What Has Posterity Ever Done for Us?

Groucho Marx? John Stuart Mill? Joseph Addison? Thomas Stafford? Boyle Roche? Adam Neale? Samuel Goldwyn? Bill Nye?

Dear Quote Investigator: Making sacrifices now for the people and environment of the future is difficult. This challenge has been encapsulated with a humorous remark. Here are two versions:

  • Why should I care about posterity? What’s posterity ever done for me?
  • Why should I care about future generations? What have they ever done for me?

Groucho Marx often receives credit for this quip, but I have been unable to find a proper citation. Would you please explore the provenance of this statement?

Quote Investigator: Groucho Marx died in 1977, and an instance of this jest was ascribed to him near the end of his life in 1975, but the quip can be traced back to the 1700s.

A close variant appeared in “The Spectator” magazine in 1714. Joseph Addison and Richard Steele founded and operated the magazine, and both were significant literary and political figures. The passage below was reprinted in the works of Addison. Emphasis added to excerpts by QI:[ref] 1721, The Works of the Right Honourable Joseph Addison, Esq; Volume 4 of 4, The Spectator, Number 583, Issue Year: 1714, Issue Date: “Friday, August 20”, Start Page 105, Quote Page 107, Printed for Jacob Tonson at Shakespear’s-Head, London. (Google Books Full View) link [/ref]

I know when a man talks of posterity in matters of this nature he is looked upon with an eye of ridicule by the cunning and selfish part of mankind. Most people are of the humour of an old fellow of a colledge, who when he was pressed by the society to come into something that might redound to the good of their successors, grew very peevish, We are always doing, says he, something for posterity, but I would fain see posterity do something for us.

Addison disclaimed credit for the joke which he attributed to an “old fellow of a colledge”. The most likely candidate is Oxford scholar Thomas Stafford.

The Oxford Historical Society has published material from the papers of Thomas Hearne, an English diarist and antiquarian. An entry dated February 27, 1722/3 stated that on that day a great bell was sounded at Magdalen College, Oxford to honor Thomas Stafford, Fellow of the College, who had died that morning. Hearne then presented an anecdote from Stafford’s past:[ref] 1907, Oxford Historical Society, Volume 50, Hearne’s Remarks and Collections: September 23, 1722 to August 9. 1725, Volume 8, Entry Date: February 27, 1722/3, Quote Page 50, Oxford Historical Society, Printed for the Society at Clarendon Press, Oxford, England. (HathiTrust Full View) link [/ref]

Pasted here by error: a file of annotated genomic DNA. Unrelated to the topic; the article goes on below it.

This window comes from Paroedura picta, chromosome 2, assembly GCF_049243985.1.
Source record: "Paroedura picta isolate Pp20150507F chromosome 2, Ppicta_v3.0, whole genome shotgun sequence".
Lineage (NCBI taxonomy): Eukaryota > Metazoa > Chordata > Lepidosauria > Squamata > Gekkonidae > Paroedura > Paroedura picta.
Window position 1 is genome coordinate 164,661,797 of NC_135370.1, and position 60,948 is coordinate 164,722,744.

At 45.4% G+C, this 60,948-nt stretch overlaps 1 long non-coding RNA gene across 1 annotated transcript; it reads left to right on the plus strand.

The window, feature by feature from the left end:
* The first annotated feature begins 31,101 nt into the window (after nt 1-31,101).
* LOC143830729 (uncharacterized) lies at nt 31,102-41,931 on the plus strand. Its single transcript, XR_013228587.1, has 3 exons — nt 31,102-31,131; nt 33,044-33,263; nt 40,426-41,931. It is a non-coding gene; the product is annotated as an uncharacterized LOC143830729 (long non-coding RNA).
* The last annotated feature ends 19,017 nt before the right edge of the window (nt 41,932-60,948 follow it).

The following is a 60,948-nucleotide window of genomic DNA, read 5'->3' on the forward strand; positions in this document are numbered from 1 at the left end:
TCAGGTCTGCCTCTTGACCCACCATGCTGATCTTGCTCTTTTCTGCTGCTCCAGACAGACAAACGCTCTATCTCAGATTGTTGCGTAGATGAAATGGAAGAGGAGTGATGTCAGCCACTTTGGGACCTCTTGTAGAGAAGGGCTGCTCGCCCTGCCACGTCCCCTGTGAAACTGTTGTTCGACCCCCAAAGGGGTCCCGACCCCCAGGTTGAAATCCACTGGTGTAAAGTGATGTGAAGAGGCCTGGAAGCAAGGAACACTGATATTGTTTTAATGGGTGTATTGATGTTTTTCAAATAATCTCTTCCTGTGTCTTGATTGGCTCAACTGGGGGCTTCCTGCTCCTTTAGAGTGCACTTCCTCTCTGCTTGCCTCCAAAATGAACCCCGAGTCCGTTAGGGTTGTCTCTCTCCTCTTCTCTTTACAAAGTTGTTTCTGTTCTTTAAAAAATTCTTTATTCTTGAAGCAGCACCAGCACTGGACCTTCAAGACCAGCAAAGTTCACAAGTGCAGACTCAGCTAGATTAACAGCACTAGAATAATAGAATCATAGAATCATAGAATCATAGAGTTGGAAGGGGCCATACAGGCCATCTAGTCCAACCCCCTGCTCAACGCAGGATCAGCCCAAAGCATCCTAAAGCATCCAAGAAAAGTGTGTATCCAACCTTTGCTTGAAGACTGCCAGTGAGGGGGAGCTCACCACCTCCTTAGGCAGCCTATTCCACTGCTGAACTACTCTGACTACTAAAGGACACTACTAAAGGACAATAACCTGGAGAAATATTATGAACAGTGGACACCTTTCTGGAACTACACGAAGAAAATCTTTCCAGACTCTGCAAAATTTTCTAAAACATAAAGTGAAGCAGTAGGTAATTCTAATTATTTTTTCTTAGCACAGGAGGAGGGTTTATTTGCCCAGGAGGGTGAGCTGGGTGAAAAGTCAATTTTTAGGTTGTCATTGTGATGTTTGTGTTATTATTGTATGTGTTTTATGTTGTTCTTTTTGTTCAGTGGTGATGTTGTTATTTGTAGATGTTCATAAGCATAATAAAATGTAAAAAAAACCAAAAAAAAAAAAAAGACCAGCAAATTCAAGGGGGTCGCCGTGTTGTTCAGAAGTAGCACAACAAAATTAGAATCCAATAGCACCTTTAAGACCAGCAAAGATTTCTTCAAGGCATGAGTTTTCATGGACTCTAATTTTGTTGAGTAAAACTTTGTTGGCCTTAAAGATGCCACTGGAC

He was a Man that lov’d to get Money, but was, however, very kind to his poor Relations. There is this Story going of him, that some of the College talking once of doing something by way of Benevolence or Generosity, upon some publick Account, & he asking for what reason, it was answered, to do good to Posterity. Posterity, says the Dr., What good will Posterity do for us?

Below are additional selected citations in chronological order.

In 1818 doctor Adam Neale published “Travels Through Some Parts of Germany, Poland, Moldavia, and Turkey”. And he attributed the remark to an unnamed “Irish magnate”:[ref] 1818, Travels Through Some Parts of Germany, Poland, Moldavia, and Turkey by Adam Neale M.D., Chapter 9, Quote Page 113, Printed for Longman, Hurst, Rees, Orme, and Brown, London. (Google Books Full View) link [/ref]

“What care I for posterity, what has posterity ever done for me?” was the epicurean saying of an Irish magnate. It is the sentiment of the illiterate Russian and ignorant Portuguese.

In 1827 an Irish judge published “Personal Sketches of His Own Times”, and he recounted a tale about Irish politician Sir Boyle Roche who employed the saying without humorous intent while speaking in the Irish House of Commons. Roche joined the House in 1775, and the House was abolished in 1800:[ref] 1827, Personal Sketches of His Own Times by Sir Jonah Barrington (Judge of the High Court of Admiralty in Ireland), Volume 1 of 2, Chapter: The Seven Baronets, Quote Page 213, Henry Colburn, London. (HathiTrust Full View) link [/ref]

Sir Boyle, eager to defend the measures of government, immediately rose, and, in a few words, put forward the most unanswerable argument which human ingenuity could possibly devise. “What, Mr. Speaker!” said he, “and so we are to beggar ourselves for fear of vexing posterity! Now, I would ask the honourable gentleman, and this still more honourable House, why we should put ourselves out of our way to do anything for posterity:—for what has posterity done for us?”